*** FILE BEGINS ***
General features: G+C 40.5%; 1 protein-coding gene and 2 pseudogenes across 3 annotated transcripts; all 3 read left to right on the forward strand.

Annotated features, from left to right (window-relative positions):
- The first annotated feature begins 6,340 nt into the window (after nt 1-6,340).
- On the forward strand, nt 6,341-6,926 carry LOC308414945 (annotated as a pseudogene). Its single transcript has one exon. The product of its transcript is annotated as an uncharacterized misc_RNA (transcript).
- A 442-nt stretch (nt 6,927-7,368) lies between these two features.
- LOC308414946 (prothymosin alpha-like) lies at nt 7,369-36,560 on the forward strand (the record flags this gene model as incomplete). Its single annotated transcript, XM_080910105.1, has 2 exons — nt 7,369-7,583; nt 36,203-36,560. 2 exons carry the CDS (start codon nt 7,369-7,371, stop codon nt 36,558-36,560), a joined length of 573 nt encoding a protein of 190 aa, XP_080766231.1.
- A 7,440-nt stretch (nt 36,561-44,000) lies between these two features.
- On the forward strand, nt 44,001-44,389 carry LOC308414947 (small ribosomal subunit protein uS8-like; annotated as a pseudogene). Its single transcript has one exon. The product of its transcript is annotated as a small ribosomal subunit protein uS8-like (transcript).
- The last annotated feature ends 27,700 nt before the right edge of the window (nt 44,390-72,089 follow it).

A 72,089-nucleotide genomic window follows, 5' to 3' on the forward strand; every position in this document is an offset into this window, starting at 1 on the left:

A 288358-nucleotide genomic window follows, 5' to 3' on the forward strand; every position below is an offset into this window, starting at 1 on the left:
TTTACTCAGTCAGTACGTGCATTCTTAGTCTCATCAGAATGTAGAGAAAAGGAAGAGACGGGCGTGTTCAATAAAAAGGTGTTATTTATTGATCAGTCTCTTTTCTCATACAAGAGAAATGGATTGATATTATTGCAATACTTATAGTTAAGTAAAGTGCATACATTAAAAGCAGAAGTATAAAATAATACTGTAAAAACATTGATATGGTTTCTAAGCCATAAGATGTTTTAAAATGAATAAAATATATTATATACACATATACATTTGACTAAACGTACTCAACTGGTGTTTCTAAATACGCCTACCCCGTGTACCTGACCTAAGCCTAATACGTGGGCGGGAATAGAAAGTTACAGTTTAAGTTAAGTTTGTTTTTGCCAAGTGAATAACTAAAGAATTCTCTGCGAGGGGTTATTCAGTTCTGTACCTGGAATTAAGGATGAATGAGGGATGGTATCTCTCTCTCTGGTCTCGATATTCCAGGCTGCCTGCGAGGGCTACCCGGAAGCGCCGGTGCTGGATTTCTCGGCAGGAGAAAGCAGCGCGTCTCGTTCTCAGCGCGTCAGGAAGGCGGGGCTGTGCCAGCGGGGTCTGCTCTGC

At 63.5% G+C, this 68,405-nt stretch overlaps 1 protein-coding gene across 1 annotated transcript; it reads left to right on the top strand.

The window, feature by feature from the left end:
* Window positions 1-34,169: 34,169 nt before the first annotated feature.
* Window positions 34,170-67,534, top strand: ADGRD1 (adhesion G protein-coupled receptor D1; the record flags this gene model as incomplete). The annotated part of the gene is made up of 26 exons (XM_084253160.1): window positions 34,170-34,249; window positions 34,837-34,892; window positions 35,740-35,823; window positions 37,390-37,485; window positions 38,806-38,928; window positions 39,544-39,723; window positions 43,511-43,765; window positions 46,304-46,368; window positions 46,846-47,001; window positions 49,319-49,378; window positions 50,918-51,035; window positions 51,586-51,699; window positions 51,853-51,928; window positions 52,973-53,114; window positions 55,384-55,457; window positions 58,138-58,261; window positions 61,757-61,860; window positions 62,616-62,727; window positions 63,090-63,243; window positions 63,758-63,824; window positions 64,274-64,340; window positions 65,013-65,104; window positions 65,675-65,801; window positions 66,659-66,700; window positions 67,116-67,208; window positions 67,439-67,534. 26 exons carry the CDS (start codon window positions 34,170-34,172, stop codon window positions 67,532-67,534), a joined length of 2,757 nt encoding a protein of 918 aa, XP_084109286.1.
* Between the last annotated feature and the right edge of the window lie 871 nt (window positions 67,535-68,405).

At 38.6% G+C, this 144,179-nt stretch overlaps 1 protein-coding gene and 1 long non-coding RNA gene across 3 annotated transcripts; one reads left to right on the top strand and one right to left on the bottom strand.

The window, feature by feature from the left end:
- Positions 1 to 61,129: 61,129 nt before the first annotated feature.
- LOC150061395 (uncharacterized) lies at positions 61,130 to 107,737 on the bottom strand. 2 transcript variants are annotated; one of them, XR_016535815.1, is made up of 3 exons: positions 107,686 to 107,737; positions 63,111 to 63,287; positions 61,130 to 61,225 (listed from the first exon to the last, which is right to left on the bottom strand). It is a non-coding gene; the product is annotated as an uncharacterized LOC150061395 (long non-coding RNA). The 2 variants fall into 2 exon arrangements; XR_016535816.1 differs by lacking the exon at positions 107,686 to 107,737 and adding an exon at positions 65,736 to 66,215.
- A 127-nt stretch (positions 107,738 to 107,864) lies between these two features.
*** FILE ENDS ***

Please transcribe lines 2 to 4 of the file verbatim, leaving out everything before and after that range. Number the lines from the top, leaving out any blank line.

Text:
Annotated features, from left to right (window-relative positions):
- The first annotated feature begins 6,340 nt into the window (after nt 1-6,340).
- On the forward strand, nt 6,341-6,926 carry LOC308414945 (annotated as a pseudogene). Its single transcript has one exon. The product of its transcript is annotated as an uncharacterized misc_RNA (transcript).